This document is aimed at teams of systems administrators who use Linux workstations to access and manage your project’s IT infrastructure.
If your systems administrators are remote workers, you may use this set of guidelines to help ensure that their workstations pass core security requirements in order to reduce the risk that they become attack vectors against the rest of your IT infrastructure.
Even if your systems administrators are not remote workers, chances are that they perform a lot of their work either from a portable laptop in a work environment, or set up their home systems to access the work infrastructure for after-hours/emergency support. In either case, you can adapt this set of recommendations to suit your environment.
And so I remembered something I’ve considered many times before regarding root and security in Linux (but also other operating systems): I actually don’t care about root access.
Sure, it would be annoying to reinstall my system if a program were to mess with the system files. But the only thing I really care about are my personal files. And ANY program I run could read all my files (privacy, and other secrets) and encrypt or simply destroy them all. That is what I care about – and there is no security for this at all – but instead I’m being pestered about root access, which really doesn’t matter to me. I might also care about access to my camera, or what programs are talking to the internet, etc.
Authorization (from xkcd.com)
Some people are, rather falsely, under the impression that just because they use Linux they don’t need to worry about security. Sure, Linux doesn’t suffer from the same types of security issues and prevalent malware that Windows does, but that doesn’t mean that Linux users can neglect their systems and expect to be secure.
These five tools are absolutely essential for Linux desktop users. If you’re running a server, there are more. This guide doesn’t present them in any particular order because they all serve different and arguably equally important functions. Plus, they are all free and open-source software. So if you aren’t using any of these on your Linux desktop, start now.
The Linux operating system is known for security. From the bottom up, Linux was designed to be a platform to be trusted. There is, however, one weak link in the chain. This weakness didn’t just appear, nor is it considered a security bug on any given radar. What I’m talking about is the antiquated X11 Window server still found in use on most Linux distributions.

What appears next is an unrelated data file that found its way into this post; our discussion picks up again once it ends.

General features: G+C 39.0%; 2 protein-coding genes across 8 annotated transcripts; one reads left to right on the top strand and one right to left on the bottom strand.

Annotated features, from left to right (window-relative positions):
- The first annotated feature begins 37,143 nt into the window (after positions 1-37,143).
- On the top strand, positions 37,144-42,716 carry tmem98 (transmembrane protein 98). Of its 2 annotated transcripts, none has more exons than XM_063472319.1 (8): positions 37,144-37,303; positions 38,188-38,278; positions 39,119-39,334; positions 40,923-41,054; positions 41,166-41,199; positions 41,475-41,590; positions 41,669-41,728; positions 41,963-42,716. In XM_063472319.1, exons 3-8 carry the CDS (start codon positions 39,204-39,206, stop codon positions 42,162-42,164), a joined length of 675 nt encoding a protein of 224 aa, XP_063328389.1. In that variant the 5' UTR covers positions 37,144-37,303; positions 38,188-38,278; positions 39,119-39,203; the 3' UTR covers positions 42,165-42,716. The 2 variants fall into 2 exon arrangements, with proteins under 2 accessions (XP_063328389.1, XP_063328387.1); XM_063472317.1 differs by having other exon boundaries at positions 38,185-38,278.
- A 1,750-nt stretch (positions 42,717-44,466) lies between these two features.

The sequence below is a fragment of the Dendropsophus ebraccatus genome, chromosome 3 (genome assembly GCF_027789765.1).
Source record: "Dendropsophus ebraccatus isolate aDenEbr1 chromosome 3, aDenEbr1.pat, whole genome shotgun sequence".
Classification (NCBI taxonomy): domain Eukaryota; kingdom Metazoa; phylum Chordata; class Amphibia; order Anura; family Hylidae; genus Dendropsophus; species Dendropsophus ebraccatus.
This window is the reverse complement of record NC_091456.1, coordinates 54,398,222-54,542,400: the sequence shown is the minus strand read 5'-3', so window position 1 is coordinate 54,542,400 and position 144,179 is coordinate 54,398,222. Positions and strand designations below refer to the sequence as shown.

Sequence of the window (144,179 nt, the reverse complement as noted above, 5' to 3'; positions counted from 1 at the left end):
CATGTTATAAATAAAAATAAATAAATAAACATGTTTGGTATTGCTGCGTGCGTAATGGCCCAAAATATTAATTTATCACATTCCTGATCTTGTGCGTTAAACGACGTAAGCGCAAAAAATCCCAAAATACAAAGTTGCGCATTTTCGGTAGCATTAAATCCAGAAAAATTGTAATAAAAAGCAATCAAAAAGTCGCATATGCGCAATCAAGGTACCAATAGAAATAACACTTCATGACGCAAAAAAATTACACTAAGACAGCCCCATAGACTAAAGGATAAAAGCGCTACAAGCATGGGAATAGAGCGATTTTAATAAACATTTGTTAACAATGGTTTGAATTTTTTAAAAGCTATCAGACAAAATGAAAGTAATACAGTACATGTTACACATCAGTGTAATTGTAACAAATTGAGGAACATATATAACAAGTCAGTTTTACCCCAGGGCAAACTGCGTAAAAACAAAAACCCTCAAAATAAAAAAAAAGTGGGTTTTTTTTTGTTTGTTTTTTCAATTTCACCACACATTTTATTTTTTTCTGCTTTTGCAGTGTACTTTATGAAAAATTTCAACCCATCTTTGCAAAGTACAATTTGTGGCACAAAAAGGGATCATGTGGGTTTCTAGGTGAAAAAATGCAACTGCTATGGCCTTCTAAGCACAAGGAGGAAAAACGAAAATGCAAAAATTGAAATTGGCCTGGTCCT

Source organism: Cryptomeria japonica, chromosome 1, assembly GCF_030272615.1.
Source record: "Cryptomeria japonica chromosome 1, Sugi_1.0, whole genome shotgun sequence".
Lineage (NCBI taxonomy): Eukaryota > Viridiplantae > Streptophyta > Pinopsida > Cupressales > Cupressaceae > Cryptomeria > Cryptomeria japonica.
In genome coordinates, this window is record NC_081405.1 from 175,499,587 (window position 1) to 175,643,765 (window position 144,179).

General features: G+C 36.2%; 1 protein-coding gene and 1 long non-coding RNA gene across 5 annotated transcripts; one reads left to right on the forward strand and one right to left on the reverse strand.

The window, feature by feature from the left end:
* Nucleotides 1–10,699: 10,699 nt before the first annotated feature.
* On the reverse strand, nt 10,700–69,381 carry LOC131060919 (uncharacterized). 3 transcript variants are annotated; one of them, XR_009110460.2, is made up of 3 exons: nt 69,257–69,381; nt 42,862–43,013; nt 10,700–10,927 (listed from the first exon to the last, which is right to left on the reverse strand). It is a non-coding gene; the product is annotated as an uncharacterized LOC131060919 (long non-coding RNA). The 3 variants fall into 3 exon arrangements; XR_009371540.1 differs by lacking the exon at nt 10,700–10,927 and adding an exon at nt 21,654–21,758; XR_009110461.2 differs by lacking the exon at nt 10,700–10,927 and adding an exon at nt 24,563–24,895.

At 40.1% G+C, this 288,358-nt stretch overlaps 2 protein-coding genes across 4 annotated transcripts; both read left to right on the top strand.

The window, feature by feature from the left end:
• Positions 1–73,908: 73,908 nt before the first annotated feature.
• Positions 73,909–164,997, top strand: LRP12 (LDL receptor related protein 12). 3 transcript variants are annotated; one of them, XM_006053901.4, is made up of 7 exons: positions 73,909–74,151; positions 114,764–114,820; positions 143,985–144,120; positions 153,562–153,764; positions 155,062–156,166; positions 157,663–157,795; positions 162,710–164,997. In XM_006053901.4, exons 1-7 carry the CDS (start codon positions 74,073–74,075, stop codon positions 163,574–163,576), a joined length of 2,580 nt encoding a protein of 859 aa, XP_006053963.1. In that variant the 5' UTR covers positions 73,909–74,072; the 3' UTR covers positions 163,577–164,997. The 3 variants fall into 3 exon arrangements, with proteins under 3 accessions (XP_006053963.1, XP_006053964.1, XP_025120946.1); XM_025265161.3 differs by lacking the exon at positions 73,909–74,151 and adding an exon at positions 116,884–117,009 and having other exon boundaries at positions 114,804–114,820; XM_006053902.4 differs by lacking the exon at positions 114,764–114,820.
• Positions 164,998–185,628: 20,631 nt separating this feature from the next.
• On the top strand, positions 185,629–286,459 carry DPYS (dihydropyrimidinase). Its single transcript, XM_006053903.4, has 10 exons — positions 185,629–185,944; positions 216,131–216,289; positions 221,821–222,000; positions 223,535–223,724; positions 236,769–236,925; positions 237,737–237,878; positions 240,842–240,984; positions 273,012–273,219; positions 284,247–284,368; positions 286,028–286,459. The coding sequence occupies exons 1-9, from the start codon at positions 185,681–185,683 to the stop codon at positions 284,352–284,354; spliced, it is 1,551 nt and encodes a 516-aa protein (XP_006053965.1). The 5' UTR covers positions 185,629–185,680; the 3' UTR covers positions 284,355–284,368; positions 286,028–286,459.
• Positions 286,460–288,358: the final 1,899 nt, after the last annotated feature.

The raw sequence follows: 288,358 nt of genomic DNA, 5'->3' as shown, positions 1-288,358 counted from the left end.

For those that don’t know, X was originally designed and released in 1985 and X11 in 1987. X.org replaced X11 and was originally released April 6, 2004. When X was originally conceived, the computing world was in a completely different state. Both X and X.org lack a few very important security features that are critical for modern era usage and hardware:
- All X applications have access to everything on your screen
- All X applications can register to receive every keystroke, regardless of which window said keystrokes are typed within
- Applications such as browsers can be remotely controlled such that keystrokes can be forged as if the user were typing them
- The xhost + option can completely disable any security on the display
There is no question that the web browser will be the piece of software with the largest and the most exposed attack surface on your Linux workstation. It is a tool written specifically to download and execute untrusted, frequently hostile code.
It attempts to shield you from this danger by employing multiple mechanisms such as sandboxes and code sanitization, but they have all been previously defeated on multiple occasions. System administrators should learn to approach browsing websites as the most insecure activity you’ll engage in on any given day.
There are several ways you can reduce the impact of a compromised browser, but the truly effective ways will require significant changes in the way you operate your workstation. more
[…] To me, the most prominent information to draw from this little experiment is that similar iptables and nftables setups are comparable in performance. Yes, nftables is usually a bit behind, but given that development focus at this point is still on functionality rather than performance, I’m sure this is subject to change in the near future.
Regarding scalability, ipset is a blessing to any iptables set up. Nftables follow the path with their native implementation of sets and take the concept to a higher level by extending the list of supported data types and allowing it to be used in further applications using (verdict) maps. more